A Food That Makes a Difference With Only a Handful

Nuts for Nutrition and Health: It’s All In How Much You Eat

Few foods are as simple, delicious, and filling as a peanut butter and jelly sandwich. Be sure to enjoy yours on whole wheat bread. Peanuts are not really tree nuts, but have very similar nutritional properties.

Are you looking for a tasty snack that won’t boost your weight? How about a recipe ingredient that will add crunch and flavor? What if only a handful of this food could diminish your risk of having a heart attack?

Nuts were once thought to be fattening and unhealthy due to their high fat content. In 1992, researchers were intrigued when a large-scale study found that adults who regularly ate small amounts of nuts actually had lower risk of coronary heart disease than those who did not eat this food.

Since then, dozens of additional studies strongly support the conclusion that nuts boost heart health. The research is consistent. Nuts lower total and LDL (“bad”) cholesterol and this is certainly helpful.

The positive news does not stop there. Nutrients in nuts also help relax blood vessel walls and slow the inflammatory process that is ultimately responsible for the build-up of artery-clogging plaque. Nuts are dense with phytochemicals, potent antioxidants found only in plants.

Studies also demonstrate that, in moderation, nuts do not cause weight gain. In fact, by making you feel satiated and providing a rich source of diverse nutrients, nuts can actually spur weight loss or at least prevent obesity from developing. Here is another way nuts are helpful with getting trim – evidence shows they help boost metabolism so you naturally burn more calories.

Despite all the high tech drugs and surgery, heart disease is still the leading killer in the U.S., causing one out of four deaths. Over 26 million Americans wake up each morning to face heart disease clouding their future.

Nuts, eaten in moderate quantities, can make a significant difference. This food can cut your risk of death from heart disease by 37%. Nuts interact with your physiology, and are measurably less effective in people who are obese. However, since nuts can aid in weight loss, they can still be helpful in getting you to the point at which they will be significant for heart disease as well.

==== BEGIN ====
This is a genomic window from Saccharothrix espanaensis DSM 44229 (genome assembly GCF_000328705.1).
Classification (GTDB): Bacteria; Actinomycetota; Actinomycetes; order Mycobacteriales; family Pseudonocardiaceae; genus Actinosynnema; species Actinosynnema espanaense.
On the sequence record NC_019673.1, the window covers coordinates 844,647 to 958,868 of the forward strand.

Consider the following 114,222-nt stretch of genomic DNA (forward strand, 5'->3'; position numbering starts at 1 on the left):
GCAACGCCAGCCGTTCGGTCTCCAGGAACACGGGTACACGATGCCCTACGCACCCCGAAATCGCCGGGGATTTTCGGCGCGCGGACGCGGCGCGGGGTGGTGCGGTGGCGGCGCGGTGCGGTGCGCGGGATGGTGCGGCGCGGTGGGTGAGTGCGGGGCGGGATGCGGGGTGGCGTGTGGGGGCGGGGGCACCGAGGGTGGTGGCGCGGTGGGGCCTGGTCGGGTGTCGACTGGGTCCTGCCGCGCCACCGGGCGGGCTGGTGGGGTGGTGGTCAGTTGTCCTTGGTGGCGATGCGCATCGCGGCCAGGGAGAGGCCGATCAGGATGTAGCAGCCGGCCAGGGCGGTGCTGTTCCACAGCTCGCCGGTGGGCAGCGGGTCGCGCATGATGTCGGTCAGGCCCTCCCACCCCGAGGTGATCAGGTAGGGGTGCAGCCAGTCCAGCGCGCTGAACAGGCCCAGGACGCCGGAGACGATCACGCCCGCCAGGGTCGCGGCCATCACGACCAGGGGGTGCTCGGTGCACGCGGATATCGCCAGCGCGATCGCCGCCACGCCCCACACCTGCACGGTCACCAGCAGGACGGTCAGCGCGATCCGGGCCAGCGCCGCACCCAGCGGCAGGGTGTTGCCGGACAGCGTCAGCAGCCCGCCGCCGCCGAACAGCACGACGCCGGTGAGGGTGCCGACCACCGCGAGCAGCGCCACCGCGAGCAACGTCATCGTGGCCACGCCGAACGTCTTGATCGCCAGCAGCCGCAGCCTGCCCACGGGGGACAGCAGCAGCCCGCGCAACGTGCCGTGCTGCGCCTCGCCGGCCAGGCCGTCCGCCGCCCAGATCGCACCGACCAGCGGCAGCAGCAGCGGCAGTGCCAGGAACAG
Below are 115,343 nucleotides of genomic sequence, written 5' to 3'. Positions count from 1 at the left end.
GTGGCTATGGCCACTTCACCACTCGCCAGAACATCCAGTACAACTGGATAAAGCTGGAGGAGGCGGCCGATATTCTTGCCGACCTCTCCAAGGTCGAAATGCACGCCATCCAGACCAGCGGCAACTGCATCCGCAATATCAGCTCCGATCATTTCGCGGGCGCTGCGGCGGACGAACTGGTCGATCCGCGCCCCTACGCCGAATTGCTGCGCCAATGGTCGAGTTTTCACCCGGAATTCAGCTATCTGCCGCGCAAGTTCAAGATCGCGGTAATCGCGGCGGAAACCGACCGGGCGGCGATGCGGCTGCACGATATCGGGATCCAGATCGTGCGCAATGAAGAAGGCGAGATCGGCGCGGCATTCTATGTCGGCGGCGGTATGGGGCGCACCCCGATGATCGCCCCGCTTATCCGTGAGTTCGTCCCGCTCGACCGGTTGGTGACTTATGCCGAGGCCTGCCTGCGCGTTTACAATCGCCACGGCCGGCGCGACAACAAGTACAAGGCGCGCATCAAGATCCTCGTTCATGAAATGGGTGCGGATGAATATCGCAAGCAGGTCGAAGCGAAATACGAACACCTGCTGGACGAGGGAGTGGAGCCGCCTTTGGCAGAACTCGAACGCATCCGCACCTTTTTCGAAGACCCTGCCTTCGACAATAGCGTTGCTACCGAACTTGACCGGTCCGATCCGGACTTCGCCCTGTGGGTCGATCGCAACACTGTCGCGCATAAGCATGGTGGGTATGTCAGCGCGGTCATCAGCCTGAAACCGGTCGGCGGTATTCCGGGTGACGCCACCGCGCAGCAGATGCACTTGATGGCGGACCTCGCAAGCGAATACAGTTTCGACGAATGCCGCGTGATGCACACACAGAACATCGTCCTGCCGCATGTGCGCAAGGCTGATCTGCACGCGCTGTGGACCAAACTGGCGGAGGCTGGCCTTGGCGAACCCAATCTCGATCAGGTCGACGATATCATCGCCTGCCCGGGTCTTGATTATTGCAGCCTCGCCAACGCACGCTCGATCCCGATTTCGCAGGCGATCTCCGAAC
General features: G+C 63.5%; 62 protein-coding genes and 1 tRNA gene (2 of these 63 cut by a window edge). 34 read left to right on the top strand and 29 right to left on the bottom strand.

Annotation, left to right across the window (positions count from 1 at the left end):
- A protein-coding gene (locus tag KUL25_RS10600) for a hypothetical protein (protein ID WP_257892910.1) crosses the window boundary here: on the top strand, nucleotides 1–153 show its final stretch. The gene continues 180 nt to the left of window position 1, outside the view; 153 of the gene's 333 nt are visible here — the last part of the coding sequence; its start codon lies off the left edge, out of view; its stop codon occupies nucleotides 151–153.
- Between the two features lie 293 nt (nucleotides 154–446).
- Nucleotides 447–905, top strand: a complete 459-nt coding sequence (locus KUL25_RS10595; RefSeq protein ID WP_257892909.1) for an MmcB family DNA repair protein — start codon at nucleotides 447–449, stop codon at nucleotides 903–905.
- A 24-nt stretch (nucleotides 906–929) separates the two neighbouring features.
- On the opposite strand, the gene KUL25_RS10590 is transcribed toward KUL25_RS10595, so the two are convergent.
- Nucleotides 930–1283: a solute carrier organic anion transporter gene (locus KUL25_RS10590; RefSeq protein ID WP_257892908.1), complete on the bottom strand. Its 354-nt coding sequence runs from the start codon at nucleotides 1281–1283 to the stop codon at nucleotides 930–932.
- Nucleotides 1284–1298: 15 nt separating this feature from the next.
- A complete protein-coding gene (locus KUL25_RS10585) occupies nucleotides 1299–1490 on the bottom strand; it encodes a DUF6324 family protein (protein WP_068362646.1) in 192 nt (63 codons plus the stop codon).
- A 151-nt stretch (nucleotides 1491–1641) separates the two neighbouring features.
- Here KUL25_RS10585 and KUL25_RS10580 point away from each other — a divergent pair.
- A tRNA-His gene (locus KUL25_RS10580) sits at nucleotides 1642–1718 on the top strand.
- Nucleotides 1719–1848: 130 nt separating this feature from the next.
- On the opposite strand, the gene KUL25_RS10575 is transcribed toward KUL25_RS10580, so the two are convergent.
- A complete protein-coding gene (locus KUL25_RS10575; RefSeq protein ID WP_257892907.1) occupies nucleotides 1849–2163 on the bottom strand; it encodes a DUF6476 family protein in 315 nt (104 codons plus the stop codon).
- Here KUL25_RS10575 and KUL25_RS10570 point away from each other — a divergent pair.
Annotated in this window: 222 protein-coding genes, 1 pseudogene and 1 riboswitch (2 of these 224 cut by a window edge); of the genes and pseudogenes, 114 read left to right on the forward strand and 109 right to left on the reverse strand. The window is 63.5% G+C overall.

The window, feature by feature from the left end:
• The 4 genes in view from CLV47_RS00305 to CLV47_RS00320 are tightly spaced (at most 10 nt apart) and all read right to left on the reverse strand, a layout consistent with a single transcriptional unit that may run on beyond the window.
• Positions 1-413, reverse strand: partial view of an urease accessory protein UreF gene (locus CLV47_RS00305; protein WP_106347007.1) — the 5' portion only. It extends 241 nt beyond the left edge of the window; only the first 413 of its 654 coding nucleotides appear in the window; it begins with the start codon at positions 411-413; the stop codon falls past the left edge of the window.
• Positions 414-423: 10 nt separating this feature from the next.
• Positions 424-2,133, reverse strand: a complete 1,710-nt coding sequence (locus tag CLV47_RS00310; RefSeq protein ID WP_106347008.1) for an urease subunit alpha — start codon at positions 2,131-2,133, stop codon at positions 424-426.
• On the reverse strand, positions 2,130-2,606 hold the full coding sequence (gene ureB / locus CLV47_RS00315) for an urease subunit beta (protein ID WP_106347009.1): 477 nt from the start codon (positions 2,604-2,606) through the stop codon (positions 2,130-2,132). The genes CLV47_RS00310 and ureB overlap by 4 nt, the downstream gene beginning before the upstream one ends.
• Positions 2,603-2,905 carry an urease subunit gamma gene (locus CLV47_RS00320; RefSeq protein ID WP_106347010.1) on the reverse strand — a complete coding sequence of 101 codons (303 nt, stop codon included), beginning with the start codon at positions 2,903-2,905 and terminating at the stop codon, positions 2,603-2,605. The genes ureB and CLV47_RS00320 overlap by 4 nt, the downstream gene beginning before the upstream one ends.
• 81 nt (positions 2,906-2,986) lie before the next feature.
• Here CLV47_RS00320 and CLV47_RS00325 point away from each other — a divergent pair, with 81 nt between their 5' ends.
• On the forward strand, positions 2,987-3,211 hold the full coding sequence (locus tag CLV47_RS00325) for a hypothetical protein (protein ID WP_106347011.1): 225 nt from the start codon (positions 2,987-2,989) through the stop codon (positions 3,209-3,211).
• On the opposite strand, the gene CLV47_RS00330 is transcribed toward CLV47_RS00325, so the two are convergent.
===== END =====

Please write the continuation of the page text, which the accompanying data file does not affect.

You will fully experience the health and weight benefits if you eat nuts as part of a whole foods, plant-based diet. No one food will magically cure your ills if you continue to consume inflammatory animal foods and manufactured foods. What is critical is the

Cracking whole nuts can be fun. Be sure to eat both the nut and any skin that might be covering it.

overall pattern of how you eat.

By concentrating on fat content alone, early theories about diet missed all the wonderful nutrients in nuts. This food is a classic example of the dangers of oversimplifying nutrition. All whole plant foods contain hundreds, if not thousands, or nutrients. Each acts not in isolation, but in rich interplay with the others.

Raw or dry roasted nuts are a whole food, and not comparable to the isolated fats in a jar of “cooking” or “salad” oil. In these manufactured foods, the oil has been extracted from the matrix of nutrients and fiber in the original plant, and has an inflammatory effect – the opposite of nuts.

Watch out for the tendency to think “if a little is good, a lot is better.” This is seldom true anywhere in nature. Health thrives on balance, so choose to enjoy nuts a little at a time. One or two handfuls a day, four to six days a week, is sufficient to reap the benefits. Or choose a tablespoon or two of nut butter instead.

Cashews are delicious. Shelled nuts are fine to eat if you don't have time to crack whole nuts.

Avoid nuts that are heavily salted or roasted in additional oils. For greatest benefit, buy nuts still in the shell and a good nutcracker. When you remove the shell, be sure to eat any skin that wraps the nut itself. This skin is dense with antioxidants.

Nuts can be a delicious, fun part of a gold-standard eating plan, helping you reverse the damage from years of poor food choices. Why wait to experience their goodness!

Intrigued? Now you can use our Whole Foods Blog Finder to target informative, fun postings on plant-based nutrition. Quick information at no cost!

Blog posting by Janice Stanger, Ph.D. Janice authored The Perfect Formula Diet, the smart person’s nutrition book built on sustainable food choices. Enjoy six kinds of whole foods for permanent, hunger-free weight loss and health.

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One Response to “A Food That Makes a Difference With Only a Handful”

  1. dolores santosusso says:

    Ms Stanger, according to Jeff Novick, the Mediterranean diet study which was funded by olive oil and nut industries compared nuts and olive oil to a diet that was 37% fat–hardly low fat. In another study they used either nuts or a muffin with milk powder and white flour and the nuts won–hardly surprising. Chef AJ cut out the nuts and lost more than 15 pounds ( (I forget the exact number). I believe that McDougall and Novick recommend nuts as an occasional treat but Fuhrman uses lots of nuts, but hardly any whole starchy carbs. Dr. Bill Harris of the vegetarian society of Hawaii recommends the liberal use of nuts, more greens and less grains. If I were still raising children I would most liikely give nuts and seeds in moderate amounts to growing children sometime after two years or more of nursing. Have you since changed your mind about nuts as more than an occasional treat or part of a healthy diet or are you of the same opinion as is in one of your blogs?

    DT Santosusso